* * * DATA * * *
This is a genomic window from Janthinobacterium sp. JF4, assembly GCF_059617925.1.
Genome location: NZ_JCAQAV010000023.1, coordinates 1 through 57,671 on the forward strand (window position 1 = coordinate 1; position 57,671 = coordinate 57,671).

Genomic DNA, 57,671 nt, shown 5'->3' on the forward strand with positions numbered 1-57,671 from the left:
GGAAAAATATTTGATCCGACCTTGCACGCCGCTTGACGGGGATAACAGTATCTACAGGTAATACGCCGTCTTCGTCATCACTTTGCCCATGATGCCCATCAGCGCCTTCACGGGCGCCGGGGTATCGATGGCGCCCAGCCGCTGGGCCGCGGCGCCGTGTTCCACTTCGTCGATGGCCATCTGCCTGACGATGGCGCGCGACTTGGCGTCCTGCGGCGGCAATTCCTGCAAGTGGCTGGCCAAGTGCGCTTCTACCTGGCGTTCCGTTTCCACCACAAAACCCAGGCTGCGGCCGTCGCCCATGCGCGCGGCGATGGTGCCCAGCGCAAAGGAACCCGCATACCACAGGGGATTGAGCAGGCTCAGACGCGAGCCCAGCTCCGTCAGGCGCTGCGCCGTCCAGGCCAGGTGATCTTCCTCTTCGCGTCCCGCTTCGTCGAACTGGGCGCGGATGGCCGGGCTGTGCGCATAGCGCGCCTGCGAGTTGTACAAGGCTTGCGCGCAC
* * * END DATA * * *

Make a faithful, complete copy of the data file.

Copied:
This is a genomic window from Janthinobacterium sp. JF4, assembly GCF_059617925.1.
Genome location: NZ_JCAQAV010000023.1, coordinates 1 through 57,671 on the forward strand (window position 1 = coordinate 1; position 57,671 = coordinate 57,671).

Genomic DNA, 57,671 nt, shown 5'->3' on the forward strand with positions numbered 1-57,671 from the left:
GGAAAAATATTTGATCCGACCTTGCACGCCGCTTGACGGGGATAACAGTATCTACAGGTAATACGCCGTCTTCGTCATCACTTTGCCCATGATGCCCATCAGCGCCTTCACGGGCGCCGGGGTATCGATGGCGCCCAGCCGCTGGGCCGCGGCGCCGTGTTCCACTTCGTCGATGGCCATCTGCCTGACGATGGCGCGCGACTTGGCGTCCTGCGGCGGCAATTCCTGCAAGTGGCTGGCCAAGTGCGCTTCTACCTGGCGTTCCGTTTCCACCACAAAACCCAGGCTGCGGCCGTCGCCCATGCGCGCGGCGATGGTGCCCAGCGCAAAGGAACCCGCATACCACAGGGGATTGAGCAGGCTCAGACGCGAGCCCAGCTCCGTCAGGCGCTGCGCCGTCCAGGCCAGGTGATCTTCCTCTTCGCGTCCCGCTTCGTCGAACTGGGCGCGGATGGCCGGGCTGTGCGCATAGCGCGCCTGCGAGTTGTACAAGGCTTGCGCGCAC